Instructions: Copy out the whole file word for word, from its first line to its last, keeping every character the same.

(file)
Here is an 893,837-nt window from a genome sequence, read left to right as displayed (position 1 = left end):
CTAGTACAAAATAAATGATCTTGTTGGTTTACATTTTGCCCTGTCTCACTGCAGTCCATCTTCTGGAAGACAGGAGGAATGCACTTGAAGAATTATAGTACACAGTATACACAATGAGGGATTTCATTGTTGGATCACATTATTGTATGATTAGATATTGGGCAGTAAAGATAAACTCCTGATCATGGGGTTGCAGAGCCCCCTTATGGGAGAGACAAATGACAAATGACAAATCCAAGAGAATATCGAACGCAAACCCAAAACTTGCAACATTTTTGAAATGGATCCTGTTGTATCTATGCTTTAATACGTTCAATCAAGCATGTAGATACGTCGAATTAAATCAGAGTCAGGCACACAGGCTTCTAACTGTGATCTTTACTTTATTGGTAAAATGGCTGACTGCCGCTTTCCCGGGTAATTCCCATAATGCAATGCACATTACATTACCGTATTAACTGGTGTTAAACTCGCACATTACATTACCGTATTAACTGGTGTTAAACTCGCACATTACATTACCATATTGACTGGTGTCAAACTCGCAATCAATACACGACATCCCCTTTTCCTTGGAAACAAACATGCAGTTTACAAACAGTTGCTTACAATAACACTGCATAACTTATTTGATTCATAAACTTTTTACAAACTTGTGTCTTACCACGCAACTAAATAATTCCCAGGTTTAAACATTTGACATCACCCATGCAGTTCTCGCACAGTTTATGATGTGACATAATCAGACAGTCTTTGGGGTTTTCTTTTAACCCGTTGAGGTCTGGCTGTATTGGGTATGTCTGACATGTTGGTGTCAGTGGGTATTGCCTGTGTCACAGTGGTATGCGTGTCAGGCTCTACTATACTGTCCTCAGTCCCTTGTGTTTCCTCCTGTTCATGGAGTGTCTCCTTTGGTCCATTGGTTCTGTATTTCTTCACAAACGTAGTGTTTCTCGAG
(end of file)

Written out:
Here is an 893,837-nt window from a genome sequence, read left to right as displayed (position 1 = left end):
CTAGTACAAAATAAATGATCTTGTTGGTTTACATTTTGCCCTGTCTCACTGCAGTCCATCTTCTGGAAGACAGGAGGAATGCACTTGAAGAATTATAGTACACAGTATACACAATGAGGGATTTCATTGTTGGATCACATTATTGTATGATTAGATATTGGGCAGTAAAGATAAACTCCTGATCATGGGGTTGCAGAGCCCCCTTATGGGAGAGACAAATGACAAATGACAAATCCAAGAGAATATCGAACGCAAACCCAAAACTTGCAACATTTTTGAAATGGATCCTGTTGTATCTATGCTTTAATACGTTCAATCAAGCATGTAGATACGTCGAATTAAATCAGAGTCAGGCACACAGGCTTCTAACTGTGATCTTTACTTTATTGGTAAAATGGCTGACTGCCGCTTTCCCGGGTAATTCCCATAATGCAATGCACATTACATTACCGTATTAACTGGTGTTAAACTCGCACATTACATTACCGTATTAACTGGTGTTAAACTCGCACATTACATTACCATATTGACTGGTGTCAAACTCGCAATCAATACACGACATCCCCTTTTCCTTGGAAACAAACATGCAGTTTACAAACAGTTGCTTACAATAACACTGCATAACTTATTTGATTCATAAACTTTTTACAAACTTGTGTCTTACCACGCAACTAAATAATTCCCAGGTTTAAACATTTGACATCACCCATGCAGTTCTCGCACAGTTTATGATGTGACATAATCAGACAGTCTTTGGGGTTTTCTTTTAACCCGTTGAGGTCTGGCTGTATTGGGTATGTCTGACATGTTGGTGTCAGTGGGTATTGCCTGTGTCACAGTGGTATGCGTGTCAGGCTCTACTATACTGTCCTCAGTCCCTTGTGTTTCCTCCTGTTCATGGAGTGTCTCCTTTGGTCCATTGGTTCTGTATTTCTTCACAAACGTAGTGTTTCTCGAG